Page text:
Amgen tops estimate; announces jobs cuts

Amgen offices in Fremont, Calif.
Amgen offices in Fremont, Calif.

Amgen posted higher-than-expected second-quarter profit in a rebound from a disappointing first quarter, helped by strong sales of its rheumatoid arthritis drug Enbrel, and it significantly raised its full-year earnings forecast.

The world's largest biotechnology company also said it would cut 12 to 15 percent of its workforce and close two plants in a series of restructuring moves aimed at reallocating resources as it prepares for the eventual launch of new medicines it hopes will drive future growth.

Shares rose more than 3 percent in after-hours trading.

Amgen said net profit rose to $1.55 billion, or $2.01 per share, from a profit of $1.26 billion, or $1.65 per share, a year ago.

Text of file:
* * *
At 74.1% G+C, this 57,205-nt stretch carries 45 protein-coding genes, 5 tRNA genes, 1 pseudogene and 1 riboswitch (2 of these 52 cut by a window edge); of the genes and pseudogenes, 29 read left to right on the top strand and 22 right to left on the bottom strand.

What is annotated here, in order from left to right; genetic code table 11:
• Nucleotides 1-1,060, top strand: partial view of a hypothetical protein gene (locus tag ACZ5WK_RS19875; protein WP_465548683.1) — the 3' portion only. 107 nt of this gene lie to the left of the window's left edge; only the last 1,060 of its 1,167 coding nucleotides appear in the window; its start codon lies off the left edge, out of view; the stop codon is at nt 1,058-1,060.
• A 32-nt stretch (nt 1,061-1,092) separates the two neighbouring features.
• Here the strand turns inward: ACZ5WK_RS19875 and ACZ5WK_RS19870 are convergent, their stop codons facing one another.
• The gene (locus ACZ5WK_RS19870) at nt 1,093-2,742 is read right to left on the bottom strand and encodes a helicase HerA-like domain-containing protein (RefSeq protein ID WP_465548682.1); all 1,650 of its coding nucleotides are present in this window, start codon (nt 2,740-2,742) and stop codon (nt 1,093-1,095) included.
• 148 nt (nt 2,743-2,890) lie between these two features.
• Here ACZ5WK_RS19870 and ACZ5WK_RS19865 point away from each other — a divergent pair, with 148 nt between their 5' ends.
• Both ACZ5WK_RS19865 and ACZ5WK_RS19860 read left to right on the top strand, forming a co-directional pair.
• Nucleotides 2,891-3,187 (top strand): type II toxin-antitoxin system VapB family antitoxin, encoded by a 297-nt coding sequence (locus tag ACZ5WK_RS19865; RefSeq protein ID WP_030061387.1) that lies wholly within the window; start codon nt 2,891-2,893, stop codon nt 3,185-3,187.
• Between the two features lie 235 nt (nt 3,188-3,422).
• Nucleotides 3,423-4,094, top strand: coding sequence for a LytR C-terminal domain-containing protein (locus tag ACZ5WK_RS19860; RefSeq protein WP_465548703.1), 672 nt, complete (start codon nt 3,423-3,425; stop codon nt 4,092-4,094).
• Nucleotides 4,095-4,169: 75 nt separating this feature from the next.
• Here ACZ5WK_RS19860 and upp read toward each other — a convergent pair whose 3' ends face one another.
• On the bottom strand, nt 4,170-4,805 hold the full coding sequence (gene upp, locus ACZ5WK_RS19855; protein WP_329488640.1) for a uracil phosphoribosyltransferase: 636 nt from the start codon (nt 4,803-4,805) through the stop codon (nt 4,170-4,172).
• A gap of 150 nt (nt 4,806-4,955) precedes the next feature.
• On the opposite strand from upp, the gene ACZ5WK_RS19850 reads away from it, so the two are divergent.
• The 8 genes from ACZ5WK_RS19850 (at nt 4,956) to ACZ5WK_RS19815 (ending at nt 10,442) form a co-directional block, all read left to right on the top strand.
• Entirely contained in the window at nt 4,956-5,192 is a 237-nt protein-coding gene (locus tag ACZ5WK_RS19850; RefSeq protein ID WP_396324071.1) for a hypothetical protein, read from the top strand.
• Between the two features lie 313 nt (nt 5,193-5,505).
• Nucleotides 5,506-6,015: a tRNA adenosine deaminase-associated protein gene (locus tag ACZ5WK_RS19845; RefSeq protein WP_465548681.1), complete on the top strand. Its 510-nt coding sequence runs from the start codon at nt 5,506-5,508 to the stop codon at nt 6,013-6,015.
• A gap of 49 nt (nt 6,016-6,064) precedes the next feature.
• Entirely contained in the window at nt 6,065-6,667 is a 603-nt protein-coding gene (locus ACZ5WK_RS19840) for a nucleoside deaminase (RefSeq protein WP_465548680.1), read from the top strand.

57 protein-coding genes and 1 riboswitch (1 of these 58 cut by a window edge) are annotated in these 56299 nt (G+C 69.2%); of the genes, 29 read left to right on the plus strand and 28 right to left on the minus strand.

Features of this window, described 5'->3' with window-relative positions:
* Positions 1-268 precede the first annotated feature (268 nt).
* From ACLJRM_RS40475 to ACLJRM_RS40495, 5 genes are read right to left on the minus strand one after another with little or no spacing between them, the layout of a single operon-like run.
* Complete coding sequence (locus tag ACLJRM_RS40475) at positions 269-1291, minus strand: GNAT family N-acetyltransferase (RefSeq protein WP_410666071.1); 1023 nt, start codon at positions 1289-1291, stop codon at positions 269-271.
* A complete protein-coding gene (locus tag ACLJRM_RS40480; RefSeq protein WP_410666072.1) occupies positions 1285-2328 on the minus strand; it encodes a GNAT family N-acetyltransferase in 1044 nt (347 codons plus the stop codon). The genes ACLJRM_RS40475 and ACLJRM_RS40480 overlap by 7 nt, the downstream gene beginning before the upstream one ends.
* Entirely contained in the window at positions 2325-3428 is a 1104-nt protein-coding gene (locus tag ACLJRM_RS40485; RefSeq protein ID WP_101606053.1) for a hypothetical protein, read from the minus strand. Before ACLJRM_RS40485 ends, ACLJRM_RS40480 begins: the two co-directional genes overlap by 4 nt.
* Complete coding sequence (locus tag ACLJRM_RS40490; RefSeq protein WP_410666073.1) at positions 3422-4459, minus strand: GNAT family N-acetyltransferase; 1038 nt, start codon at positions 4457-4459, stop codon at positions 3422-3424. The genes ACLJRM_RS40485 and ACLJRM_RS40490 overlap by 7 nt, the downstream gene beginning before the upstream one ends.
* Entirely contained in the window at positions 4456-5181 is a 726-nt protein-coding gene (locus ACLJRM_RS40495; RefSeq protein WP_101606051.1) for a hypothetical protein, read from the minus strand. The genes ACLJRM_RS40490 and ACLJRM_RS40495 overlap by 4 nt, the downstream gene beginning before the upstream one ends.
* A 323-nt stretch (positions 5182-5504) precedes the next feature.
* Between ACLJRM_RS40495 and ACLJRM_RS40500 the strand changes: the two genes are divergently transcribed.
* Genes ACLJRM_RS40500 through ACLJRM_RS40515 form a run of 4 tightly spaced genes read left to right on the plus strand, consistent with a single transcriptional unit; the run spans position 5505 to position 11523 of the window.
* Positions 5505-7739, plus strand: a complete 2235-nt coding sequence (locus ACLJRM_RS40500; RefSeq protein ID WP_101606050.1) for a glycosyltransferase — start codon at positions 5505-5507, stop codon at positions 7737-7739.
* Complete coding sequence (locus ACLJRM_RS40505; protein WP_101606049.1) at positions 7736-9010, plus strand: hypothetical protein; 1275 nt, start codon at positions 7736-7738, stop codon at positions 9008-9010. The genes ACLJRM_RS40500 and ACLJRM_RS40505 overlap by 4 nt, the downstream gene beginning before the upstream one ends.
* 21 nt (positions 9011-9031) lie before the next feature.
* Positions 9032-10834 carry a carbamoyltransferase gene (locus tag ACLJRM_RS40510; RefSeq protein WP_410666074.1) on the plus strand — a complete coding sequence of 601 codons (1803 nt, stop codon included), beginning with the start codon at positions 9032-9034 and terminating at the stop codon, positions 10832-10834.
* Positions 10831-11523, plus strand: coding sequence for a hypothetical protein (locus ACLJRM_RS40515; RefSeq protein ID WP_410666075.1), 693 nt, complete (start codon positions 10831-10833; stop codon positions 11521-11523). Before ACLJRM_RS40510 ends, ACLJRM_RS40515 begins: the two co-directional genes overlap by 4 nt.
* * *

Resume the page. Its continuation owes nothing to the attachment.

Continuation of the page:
Excluding items, Amgen earned $2.37 per share, while revenue rose 11 percent to $5.2 billion. Wall Street had expected earnings of $2.07 per share on revenue of $4.90 billion.

The biotechnology firm develops medicines that help patients fighting cancer, kidney disease, rheumatoid arthritis, bone disease and other serious illnesses.

In the last few months, Amgen has announced research progress in treatments for leukemia and chronic kidney disease, as well as a collaboration with the National Cancer Institute to improve treatment of lung cancer.

The California-based company has offices all over the world. In June, Amgen appointed David W. Meline of 3M as its executive vice president and chief financial officer.

—By Reuters with